Fantastically Wrong: That Time People Thought a Comet Would Gas Us All to Death

The September 23, 1966 episode of The Time Tunnel , "The End of the World" depicts panic on May 10, 1910 as people expect the end of the world. My grandmother said that she didn't remember any panic in 1910, and considering how "accurate" the history is in other episodes of The Time Tunnel it is quite possible that there wasn't any place in the world that was as hysterical as the place depicted in "the End of the World".

That grandmother also told me that one of her relatives on the mother's side who lived in Nebraska was on a train when it was robbed by a famous western outlaw. Considering how few train robberies there probably were, there should only be a few possible train robberies he might have been in. She toled me that her father in Philadelphia had a brother who had disappeared as a kid, claiming that the family believed he had been kidnapped by gypsies. She also told me a story about when she lived in Philadelphia during WWII. She moved to a new house in a new neighborhood during the war and she had a visit by the FBI. Neighbors noted a lot of wild pigeons at her place and reported that to the FBI as possible enemy spy carrier pigeons.

My other grandmother told me a story of how when she was a kid in Philadelphia her father would hire ex cons from the local prison - presumably Eastern State Penitentiary - to work in his wicker furniture business. One day when the kids came home from school there were police there. It seemed some of his workers had released themselves early. Later she worked in a government office in Philadelphia during WWI. I once heard my grandfather refer to the time she won World War One, apparently meaning that she exaggerated the significance of her job then. He himself fought in World War One and was promoted to sergeant and decorated at the age of about 19. I don't remember him talking about the war. His brother once wrote to me that during the war he ducked into a foxhole and to his surprise found his brother, my grandfather, in it.

When I was a child one of great grandmothers told me much of the story of her life, but I don't remember much about it.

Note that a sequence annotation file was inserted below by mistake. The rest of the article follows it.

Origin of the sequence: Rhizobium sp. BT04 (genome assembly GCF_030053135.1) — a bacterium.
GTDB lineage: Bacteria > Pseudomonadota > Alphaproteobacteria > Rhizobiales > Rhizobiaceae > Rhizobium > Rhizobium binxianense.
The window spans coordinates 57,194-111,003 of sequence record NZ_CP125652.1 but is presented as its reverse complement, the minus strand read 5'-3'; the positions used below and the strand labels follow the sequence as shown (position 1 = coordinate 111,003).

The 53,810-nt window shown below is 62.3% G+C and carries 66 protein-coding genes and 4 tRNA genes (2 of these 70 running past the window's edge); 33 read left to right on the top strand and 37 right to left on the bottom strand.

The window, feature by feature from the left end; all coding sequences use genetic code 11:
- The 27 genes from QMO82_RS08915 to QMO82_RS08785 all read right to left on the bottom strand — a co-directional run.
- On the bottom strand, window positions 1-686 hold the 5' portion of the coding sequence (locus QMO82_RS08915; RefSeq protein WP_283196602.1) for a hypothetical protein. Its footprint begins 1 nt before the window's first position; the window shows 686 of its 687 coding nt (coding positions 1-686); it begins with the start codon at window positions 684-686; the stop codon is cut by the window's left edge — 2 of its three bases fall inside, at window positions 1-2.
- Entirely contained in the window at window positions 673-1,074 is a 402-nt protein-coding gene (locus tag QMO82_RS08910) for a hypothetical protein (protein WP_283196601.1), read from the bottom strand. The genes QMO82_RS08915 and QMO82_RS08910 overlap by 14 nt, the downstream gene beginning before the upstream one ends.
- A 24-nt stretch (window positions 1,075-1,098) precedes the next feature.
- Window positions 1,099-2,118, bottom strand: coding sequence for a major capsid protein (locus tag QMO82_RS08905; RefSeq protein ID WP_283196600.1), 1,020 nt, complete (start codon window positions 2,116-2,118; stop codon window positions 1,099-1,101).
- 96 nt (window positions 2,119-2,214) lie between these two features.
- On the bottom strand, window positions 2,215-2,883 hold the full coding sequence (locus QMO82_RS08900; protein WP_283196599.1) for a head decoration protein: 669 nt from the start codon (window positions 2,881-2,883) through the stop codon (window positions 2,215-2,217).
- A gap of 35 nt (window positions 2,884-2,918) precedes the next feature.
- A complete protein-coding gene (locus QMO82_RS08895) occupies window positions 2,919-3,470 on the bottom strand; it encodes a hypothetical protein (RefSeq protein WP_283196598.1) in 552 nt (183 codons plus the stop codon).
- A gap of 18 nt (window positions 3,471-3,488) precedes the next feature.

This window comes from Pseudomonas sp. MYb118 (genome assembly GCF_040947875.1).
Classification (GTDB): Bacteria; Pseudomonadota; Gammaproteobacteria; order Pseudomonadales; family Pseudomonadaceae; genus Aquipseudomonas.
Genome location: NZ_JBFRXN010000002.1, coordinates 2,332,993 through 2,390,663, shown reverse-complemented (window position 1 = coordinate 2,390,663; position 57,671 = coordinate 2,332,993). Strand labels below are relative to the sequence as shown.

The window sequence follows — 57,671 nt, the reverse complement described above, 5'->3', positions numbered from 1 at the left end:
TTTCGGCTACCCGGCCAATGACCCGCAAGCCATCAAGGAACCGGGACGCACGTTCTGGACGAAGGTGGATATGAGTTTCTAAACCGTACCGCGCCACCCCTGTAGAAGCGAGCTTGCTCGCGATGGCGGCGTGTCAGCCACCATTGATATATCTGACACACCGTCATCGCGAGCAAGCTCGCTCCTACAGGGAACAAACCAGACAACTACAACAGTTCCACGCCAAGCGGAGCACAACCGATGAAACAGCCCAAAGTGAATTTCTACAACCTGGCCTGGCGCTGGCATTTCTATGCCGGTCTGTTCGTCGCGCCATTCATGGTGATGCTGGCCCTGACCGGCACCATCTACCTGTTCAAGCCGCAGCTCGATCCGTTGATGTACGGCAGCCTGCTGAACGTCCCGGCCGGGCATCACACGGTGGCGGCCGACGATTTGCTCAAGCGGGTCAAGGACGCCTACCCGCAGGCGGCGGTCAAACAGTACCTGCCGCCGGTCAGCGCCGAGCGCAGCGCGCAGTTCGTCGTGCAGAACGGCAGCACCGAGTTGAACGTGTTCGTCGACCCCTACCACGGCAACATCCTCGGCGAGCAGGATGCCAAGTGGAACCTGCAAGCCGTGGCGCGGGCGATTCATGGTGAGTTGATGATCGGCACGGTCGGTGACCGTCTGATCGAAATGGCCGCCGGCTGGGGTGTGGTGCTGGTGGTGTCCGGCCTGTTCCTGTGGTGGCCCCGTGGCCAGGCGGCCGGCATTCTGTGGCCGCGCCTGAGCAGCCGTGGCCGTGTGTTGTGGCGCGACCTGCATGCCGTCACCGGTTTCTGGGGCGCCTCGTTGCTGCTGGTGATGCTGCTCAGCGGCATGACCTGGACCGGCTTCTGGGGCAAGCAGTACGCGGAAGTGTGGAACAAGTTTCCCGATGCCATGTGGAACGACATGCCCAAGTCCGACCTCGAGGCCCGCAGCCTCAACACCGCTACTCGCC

I became quite an avid reader at he age of 7 or 8, so the vast majority of my historical knowledge comes from reading history books, or from reading newspapers and watching the news for events during my lifetime.
 
Mar 2019
1,801
Kansas
"Australia was not even a place at that time"? So your grandmother told you about seeing the soldiers march on top of the water in 1899 before Australia rose out of the waves and became dry land? That is a revelation to me. I always thought that there was a place called the continent of Australia for millions of years before 1899. :)

You should write what you mean and mean what you write, instead of writing things that are literally incorrect and being satisfied that they mean something vaguely similar to what you mean to say.
You do realize that Australia did not officially become a place until Jan 1st 1901.

Prior to that she lived in the British self governing colony of New South Wales. Which I feel would have been an over wordy sentence to inflict on casual readers of an internet forum. In my 10 years of living in the US I find if I tell people I lived in Sydney New South Wales I am greeted with blank stares. If I tell them I lived in Sydney Australia, recognition is usually universal.

As to the Daylight comet you are probably right. She and her twin both mentioned seeing the comet from their bedroom at sunrise. The particular comet was a predawn object in the Southern Hemisphere.

The solider's marching to the Quay must have left a strong impression on her. In her last days as senile dementia strangled her mind it was about the only thing she remembered or cared to talk about.
 
Feb 2019
846
Serbia
My maternal side of the family told me pretty much nothing as they were not interested in history and didn't talk about their ancestry, I do know that my great grandfather was in the partisans in WWII though.

My paternal side of the family was mostly killed in WWII, leaving my grandfather an orphan. He was and still is knowledgeable about many things besides history and mostly thought me things about Yugoslavia and the USSR in WWII, though we talked about many historical periods beside that . The problem is that he is a pretty big Russophile and a passionate nationalist. As a result he was often unobjective and hostile towards anyone but the Soviets, often downplaying the efforts of the Western Allies and when I discussed British or American history he would occasionally make some distasteful remarks which bordered on racism. As a result of this I had a somewhat distorted view of some parts of history. I feel that at some points he knew he was dishonest or that what he was saying was wrong but went along with it anyway.